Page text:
I am sure if you are reading this blog you already know all about the horrors of factory meat, but what this chart really points out to me, again, is how the only way to bring up farm animals successfully is in a closed loop agricultural system, which is to say by raising them on a farm.  When animals are raised as part of an ecosystem the waste issue goes away, the chicken droppings become fertilizer for the grass the cows are eating and pooping in which then the chicken go to three days later (I'm paraphrasing Joel Salatin here) and pick apart, spreading the cow patties while looking for maggots to eat.  A complete, whole system that big AG spends millions (if not billions) of dollars on every year to convince you and I isn't viable, when in reality it is the only viable, not harmful, not polluting, sustainable system there is. 

Certainly after you check out the above recommended site you will agree that factory farming has nothing to offer other then high profits for big Agricultural Corporations.

Remember: Eating is an Agricultural Act.

Food Fight

This is from Lapham's Quarterly, funny and informative.

Eat Food : Get Supplemented

Double click to this chart to enlarge it or go here.  It's no surprise to me that most of the supplements on sale are not just a bunch of crap.  What is interesting to me is how many of the ones that have hard core evidence that they work are food related:  Licorice root, green tea, probiotics (yogurt), fish oil, cranberry juice, etc....sure these pills have far higher concentrate of what ever in them, but it does, once again make you realize how much we are what we eat and how therapeutic eating the right diet can be.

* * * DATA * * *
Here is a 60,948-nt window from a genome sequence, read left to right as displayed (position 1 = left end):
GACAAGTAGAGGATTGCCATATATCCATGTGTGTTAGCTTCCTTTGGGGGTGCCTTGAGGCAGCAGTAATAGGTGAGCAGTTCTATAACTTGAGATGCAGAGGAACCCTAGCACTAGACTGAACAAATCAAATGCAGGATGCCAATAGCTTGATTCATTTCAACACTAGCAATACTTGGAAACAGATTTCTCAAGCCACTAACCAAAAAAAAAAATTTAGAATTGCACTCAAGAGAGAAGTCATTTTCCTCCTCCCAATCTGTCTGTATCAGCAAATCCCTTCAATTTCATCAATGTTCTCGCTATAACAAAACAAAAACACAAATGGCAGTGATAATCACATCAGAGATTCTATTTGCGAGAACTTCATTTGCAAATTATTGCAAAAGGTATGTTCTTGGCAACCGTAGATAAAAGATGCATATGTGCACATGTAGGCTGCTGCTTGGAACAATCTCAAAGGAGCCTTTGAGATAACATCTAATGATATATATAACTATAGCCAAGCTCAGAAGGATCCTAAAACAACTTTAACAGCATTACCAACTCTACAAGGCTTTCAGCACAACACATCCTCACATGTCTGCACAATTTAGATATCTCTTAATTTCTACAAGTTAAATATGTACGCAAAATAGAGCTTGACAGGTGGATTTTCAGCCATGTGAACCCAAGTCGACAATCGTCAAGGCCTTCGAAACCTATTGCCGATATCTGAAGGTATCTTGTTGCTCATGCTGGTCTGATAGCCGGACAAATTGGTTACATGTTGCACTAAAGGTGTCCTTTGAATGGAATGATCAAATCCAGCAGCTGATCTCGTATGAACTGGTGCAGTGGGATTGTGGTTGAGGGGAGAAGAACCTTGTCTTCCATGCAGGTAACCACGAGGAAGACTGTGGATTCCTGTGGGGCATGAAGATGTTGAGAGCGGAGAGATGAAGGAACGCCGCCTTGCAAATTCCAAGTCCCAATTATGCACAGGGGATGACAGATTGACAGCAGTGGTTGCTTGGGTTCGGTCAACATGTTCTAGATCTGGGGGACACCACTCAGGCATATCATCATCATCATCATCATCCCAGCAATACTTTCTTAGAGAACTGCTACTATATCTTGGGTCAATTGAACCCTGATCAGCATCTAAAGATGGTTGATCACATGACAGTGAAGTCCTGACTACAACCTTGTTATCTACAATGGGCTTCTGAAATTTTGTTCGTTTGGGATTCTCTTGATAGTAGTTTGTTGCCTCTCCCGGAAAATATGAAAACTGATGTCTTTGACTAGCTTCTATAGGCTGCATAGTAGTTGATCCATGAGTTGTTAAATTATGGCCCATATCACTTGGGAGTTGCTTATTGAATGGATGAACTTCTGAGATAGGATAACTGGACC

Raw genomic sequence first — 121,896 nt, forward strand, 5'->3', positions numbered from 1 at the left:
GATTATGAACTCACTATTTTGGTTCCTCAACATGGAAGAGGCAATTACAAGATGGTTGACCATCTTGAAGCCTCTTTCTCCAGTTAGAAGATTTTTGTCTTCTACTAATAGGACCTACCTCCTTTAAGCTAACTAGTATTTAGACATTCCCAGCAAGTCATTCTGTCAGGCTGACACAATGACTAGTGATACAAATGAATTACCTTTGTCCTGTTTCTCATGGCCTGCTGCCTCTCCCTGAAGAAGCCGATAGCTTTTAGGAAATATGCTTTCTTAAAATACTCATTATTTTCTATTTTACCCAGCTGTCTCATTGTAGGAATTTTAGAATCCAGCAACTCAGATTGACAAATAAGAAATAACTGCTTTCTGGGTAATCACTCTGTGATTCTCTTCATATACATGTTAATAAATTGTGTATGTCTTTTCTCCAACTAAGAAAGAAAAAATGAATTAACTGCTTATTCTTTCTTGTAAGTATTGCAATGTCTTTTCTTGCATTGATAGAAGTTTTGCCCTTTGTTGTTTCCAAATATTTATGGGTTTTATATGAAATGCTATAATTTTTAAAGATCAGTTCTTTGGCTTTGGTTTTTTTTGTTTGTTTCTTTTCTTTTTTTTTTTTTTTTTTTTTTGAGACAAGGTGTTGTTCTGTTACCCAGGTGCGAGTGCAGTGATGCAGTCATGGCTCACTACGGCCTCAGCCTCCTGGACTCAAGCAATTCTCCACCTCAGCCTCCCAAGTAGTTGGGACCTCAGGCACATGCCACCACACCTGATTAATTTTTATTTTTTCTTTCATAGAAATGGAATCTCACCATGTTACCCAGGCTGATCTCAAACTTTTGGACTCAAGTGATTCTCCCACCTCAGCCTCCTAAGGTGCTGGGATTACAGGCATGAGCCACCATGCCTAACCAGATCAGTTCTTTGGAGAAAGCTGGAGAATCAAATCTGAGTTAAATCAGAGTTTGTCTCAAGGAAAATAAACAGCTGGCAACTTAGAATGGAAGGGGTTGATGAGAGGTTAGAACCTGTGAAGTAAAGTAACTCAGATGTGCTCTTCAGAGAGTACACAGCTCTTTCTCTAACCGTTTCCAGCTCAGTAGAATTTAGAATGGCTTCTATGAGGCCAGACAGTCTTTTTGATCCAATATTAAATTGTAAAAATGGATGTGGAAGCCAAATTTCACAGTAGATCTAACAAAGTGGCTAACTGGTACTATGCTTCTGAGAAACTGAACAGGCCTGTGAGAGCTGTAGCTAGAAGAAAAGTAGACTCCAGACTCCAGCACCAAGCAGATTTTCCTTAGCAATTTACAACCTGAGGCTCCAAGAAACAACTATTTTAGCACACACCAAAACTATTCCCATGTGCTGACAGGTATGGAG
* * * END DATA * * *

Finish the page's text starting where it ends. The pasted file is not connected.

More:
Personally I'd much rather have a nice plate of food to a handful of pills.

Wednesday, July 27, 2011


This is the best Summer Drink Ever!

I've been meaning to write about Amor y Amargo since I went there with my friend David over a month ago.  It's no longer a secret, so go early to this little whole in the wall bar and have an Americano (pictured above)!   This classic, thirst quenching, elixir is made from house made Vermouth and Capari which is then put in a keg and dispensed on tap like beer which makes this sweet, bitter cocktail wonderfully frizzante.  At $12 a go  I bet you can't have just one!